It all came so fast, one minute you have a job, a social life and you’re looking forward to that girl/guys trip you’ve got planned for the summer. Then the next thing you know, all that is gone, and you’re forced to stay inside, and now you must actually talk to your family members.
Despite the economic toll this is taking on everyone, not to mention mentally as well, could staying indoors and socially isolating ourselves help us out in the long run?
People are forced to stay in more, which means less cars on the road, less planes in the sky, and less public transport. This gives a chance for greenhouse gas emissions to drop significantly.
A researcher from the Lund University Centre for Sustainability Studies [LUCSUS], Kimberly Nichols, made the following statement: “Any time you can avoid getting on a plane, getting in a car or eating animal products, that’s substantial climate savings.” S
he conducted a study in 2018 about actions people can take to reduce carbon emissions, she is also writing a book on the subject.
Overall, in Europe, since the beginning of the coronavirus pandemic, there have been 11,000 fewer pollution related deaths.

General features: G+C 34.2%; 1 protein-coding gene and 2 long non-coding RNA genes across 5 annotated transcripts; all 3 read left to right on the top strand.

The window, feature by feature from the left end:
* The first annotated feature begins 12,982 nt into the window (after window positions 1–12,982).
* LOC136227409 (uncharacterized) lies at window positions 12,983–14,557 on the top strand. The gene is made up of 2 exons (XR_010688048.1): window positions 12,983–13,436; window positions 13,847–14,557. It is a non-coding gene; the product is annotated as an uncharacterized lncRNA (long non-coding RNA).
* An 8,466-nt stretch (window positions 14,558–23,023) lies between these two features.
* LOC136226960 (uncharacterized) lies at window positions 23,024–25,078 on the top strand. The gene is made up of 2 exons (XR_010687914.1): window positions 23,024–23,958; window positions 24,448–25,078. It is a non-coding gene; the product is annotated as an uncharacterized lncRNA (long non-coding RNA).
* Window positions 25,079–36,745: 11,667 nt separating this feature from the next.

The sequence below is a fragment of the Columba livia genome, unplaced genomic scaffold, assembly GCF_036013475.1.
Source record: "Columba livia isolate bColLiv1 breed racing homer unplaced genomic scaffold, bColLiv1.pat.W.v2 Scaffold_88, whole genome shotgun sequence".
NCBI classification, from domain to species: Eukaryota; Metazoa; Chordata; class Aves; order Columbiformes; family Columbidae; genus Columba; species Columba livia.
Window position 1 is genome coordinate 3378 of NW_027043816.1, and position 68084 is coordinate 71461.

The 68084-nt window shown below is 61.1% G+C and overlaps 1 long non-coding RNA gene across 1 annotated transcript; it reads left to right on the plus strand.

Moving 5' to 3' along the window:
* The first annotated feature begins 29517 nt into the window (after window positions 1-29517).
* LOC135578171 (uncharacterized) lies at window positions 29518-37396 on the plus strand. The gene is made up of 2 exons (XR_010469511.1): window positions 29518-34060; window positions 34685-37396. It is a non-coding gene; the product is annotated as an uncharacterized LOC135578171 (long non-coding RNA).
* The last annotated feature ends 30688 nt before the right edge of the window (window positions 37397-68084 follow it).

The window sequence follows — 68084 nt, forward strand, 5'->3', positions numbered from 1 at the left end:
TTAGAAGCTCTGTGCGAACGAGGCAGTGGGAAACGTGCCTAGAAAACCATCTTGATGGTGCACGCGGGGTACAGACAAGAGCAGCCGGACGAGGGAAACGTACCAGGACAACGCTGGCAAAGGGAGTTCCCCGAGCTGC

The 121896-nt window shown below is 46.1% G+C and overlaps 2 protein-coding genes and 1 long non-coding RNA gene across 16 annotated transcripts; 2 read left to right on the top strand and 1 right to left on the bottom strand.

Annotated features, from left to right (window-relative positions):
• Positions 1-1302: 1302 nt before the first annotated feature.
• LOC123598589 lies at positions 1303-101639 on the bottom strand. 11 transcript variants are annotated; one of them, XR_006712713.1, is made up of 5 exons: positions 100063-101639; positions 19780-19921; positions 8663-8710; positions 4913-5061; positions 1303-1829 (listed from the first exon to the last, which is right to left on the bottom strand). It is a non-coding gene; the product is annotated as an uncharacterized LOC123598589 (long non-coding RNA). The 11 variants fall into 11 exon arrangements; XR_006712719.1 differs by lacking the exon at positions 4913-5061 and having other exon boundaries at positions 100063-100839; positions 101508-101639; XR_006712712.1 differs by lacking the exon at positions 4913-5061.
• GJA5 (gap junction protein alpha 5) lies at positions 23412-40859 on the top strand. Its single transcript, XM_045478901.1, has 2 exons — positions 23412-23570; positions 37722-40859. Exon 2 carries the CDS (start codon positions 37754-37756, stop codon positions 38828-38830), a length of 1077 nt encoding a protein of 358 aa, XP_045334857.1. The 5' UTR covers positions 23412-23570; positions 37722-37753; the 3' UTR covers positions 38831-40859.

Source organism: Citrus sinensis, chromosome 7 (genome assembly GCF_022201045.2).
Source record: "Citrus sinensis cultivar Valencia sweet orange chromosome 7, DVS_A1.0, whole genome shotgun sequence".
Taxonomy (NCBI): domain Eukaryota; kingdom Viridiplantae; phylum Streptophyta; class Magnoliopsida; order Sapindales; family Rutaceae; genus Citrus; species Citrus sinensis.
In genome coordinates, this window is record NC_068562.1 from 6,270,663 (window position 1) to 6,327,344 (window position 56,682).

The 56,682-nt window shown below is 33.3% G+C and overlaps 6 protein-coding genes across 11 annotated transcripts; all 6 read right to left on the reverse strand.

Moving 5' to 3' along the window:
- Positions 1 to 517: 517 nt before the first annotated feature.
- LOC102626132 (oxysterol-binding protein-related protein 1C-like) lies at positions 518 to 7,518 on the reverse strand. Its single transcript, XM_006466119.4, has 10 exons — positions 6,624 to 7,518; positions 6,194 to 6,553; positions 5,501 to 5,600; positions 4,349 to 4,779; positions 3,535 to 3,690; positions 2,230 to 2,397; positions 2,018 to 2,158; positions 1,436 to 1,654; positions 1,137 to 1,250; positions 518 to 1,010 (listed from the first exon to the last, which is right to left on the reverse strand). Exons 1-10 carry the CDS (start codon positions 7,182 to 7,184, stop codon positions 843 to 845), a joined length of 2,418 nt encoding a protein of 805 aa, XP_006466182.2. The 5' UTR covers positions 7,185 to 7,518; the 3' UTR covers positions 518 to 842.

Not to mention China and India, two of the most polluted countries in the world, have also seen a significant drop in air pollution and related issues.
It could be argued that the timing of this pandemic came just as the planet was really starting to go downhill.
Politicians informing us that overall we have until 2030 to reverse the damage we’ve caused to the Earth surely sent a lot of people into a panic.
It seemed impossible just this time last year to even think of the possibility that we could reverse thousands of years of environmental damage in just ten years. Now that doesn’t seem too far-fetched, the planet is on its way to healing itself, with the help of covid-19.